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You’ve spent excessive amounts of time, energy, and resources attempting to eat healthy and lose weight.

Needless to say, you’re spent. You’re ready to move on from that approach. I’m here to teach you how.

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Sep 1

When You’re Always Hungry

When You're Always Hungry Kat Rentas

Do you ever find yourself believing that “you’re always hungry”?

You’re not alone in the slightest. After years of attempting diets, meal plans, and weight loss regimens it’s common for women to believe that their hunger levels are “out of control”.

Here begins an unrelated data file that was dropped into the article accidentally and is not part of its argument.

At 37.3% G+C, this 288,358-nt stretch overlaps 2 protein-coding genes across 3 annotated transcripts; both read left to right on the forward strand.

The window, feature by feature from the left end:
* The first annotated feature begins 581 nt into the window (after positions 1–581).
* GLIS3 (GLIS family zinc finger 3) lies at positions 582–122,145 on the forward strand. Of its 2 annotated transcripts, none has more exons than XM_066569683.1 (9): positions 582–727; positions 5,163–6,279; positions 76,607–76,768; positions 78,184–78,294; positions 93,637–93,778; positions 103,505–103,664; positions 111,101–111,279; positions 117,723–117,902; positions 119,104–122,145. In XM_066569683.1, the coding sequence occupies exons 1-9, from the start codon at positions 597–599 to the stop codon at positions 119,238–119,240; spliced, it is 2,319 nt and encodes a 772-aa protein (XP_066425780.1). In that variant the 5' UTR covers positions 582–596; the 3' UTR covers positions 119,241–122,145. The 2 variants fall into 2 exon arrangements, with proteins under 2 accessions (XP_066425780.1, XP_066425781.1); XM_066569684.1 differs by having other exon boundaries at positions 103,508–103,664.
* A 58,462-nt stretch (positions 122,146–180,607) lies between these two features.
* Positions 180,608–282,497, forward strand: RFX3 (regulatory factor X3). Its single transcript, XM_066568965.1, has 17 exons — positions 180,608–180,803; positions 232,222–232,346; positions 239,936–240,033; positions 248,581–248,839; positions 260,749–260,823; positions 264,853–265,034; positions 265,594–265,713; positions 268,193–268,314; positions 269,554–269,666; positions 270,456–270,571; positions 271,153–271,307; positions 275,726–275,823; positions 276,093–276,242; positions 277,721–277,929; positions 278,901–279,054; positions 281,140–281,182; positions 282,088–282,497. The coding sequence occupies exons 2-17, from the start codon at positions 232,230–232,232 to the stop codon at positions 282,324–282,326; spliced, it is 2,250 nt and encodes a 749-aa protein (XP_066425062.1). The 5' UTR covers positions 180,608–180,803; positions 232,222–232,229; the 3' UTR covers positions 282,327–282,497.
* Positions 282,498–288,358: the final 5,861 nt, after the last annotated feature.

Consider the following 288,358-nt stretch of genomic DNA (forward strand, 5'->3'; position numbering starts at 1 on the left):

The truth is that this lack of control has nothing to do with your natural hunger. It has to do with your brain’s need for emotional comfort with food.

In this episode, I’m describing the exact difference between physical hunger and emotional hunger, along with what you need to do to stop believing the story that you’re someone who’s “always hungry”.

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Episode Transcript